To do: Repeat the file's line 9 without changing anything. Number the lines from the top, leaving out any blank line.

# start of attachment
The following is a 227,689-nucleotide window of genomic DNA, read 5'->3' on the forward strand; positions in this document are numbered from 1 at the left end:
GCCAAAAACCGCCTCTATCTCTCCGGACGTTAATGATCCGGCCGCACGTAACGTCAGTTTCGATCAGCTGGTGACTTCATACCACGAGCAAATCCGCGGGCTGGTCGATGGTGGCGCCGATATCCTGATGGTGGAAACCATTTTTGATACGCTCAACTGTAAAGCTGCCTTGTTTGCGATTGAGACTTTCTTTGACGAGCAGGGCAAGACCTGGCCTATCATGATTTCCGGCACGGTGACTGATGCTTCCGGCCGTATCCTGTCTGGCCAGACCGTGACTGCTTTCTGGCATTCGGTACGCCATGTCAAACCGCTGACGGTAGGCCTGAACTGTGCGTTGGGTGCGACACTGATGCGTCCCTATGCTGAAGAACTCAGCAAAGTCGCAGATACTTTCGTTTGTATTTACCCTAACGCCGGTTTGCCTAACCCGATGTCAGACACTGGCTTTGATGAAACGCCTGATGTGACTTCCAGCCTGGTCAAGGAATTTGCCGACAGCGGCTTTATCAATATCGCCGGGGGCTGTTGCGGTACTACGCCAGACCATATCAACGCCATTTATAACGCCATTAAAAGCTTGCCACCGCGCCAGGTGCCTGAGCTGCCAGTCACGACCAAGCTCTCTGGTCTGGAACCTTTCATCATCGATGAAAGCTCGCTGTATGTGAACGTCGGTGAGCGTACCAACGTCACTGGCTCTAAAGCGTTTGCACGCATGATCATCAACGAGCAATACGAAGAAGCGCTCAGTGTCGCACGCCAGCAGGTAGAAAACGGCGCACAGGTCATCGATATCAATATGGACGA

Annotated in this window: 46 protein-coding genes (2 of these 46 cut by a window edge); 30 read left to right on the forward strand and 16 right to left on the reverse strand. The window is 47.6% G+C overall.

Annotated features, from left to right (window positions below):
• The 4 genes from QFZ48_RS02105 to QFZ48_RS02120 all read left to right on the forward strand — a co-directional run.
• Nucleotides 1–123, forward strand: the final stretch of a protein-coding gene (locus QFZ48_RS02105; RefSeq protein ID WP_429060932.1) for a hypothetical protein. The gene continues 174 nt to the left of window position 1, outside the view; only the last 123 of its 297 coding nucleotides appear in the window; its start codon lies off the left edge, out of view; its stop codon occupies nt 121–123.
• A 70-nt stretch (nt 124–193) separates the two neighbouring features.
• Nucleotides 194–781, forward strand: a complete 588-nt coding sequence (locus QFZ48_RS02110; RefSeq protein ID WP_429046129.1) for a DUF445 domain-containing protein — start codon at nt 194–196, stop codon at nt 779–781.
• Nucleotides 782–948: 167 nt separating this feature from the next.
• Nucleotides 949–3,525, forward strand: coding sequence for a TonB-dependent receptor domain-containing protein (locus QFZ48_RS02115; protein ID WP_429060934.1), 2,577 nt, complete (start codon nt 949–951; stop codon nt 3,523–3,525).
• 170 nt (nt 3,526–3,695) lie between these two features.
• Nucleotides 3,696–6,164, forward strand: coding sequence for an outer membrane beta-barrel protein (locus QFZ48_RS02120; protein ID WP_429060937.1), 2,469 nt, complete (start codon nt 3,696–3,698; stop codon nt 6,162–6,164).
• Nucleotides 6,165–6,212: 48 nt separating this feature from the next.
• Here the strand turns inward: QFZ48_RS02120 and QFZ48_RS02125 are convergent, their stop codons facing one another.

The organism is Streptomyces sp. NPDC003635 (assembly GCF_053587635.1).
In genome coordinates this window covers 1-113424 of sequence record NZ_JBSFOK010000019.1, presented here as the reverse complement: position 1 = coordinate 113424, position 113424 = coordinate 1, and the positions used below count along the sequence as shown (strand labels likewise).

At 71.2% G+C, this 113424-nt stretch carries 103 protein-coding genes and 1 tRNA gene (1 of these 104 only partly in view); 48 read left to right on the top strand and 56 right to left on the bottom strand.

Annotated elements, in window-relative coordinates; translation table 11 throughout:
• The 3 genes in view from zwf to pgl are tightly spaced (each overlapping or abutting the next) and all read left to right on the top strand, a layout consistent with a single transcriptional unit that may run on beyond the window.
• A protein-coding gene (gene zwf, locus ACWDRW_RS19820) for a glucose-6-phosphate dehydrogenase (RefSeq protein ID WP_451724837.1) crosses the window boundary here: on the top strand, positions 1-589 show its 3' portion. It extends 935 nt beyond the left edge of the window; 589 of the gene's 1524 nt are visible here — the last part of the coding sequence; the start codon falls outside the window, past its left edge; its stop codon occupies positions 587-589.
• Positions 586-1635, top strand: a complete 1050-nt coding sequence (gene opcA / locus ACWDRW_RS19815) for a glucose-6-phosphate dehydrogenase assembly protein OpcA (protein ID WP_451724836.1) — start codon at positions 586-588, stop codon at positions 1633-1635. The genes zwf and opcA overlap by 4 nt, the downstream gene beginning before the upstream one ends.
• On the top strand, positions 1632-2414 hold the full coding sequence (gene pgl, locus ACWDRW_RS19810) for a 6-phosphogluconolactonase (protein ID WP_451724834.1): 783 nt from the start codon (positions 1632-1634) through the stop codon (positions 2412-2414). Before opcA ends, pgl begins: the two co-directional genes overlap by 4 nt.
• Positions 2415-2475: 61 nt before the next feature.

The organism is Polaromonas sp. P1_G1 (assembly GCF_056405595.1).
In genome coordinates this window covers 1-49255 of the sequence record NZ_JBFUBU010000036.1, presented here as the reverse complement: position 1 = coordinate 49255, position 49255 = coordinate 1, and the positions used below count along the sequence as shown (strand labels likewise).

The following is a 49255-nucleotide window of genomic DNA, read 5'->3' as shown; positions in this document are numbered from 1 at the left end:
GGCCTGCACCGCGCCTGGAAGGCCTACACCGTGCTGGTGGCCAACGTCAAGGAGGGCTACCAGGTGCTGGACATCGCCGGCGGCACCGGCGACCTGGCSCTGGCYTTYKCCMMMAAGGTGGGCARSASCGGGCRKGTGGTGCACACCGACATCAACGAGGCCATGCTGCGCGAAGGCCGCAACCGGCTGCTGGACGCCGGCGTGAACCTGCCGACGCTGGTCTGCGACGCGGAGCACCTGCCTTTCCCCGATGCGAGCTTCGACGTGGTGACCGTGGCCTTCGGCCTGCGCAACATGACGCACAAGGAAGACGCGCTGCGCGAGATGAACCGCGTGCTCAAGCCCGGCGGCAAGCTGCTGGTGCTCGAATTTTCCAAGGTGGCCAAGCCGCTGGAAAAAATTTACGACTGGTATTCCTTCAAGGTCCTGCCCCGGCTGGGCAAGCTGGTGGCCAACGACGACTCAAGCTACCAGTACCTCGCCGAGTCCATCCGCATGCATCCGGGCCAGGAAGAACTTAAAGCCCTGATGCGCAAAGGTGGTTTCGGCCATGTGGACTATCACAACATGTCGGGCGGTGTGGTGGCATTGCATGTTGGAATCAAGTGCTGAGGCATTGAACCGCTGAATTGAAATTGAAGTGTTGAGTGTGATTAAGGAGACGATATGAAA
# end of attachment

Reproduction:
• Nucleotides 782–948: 167 nt separating this feature from the next.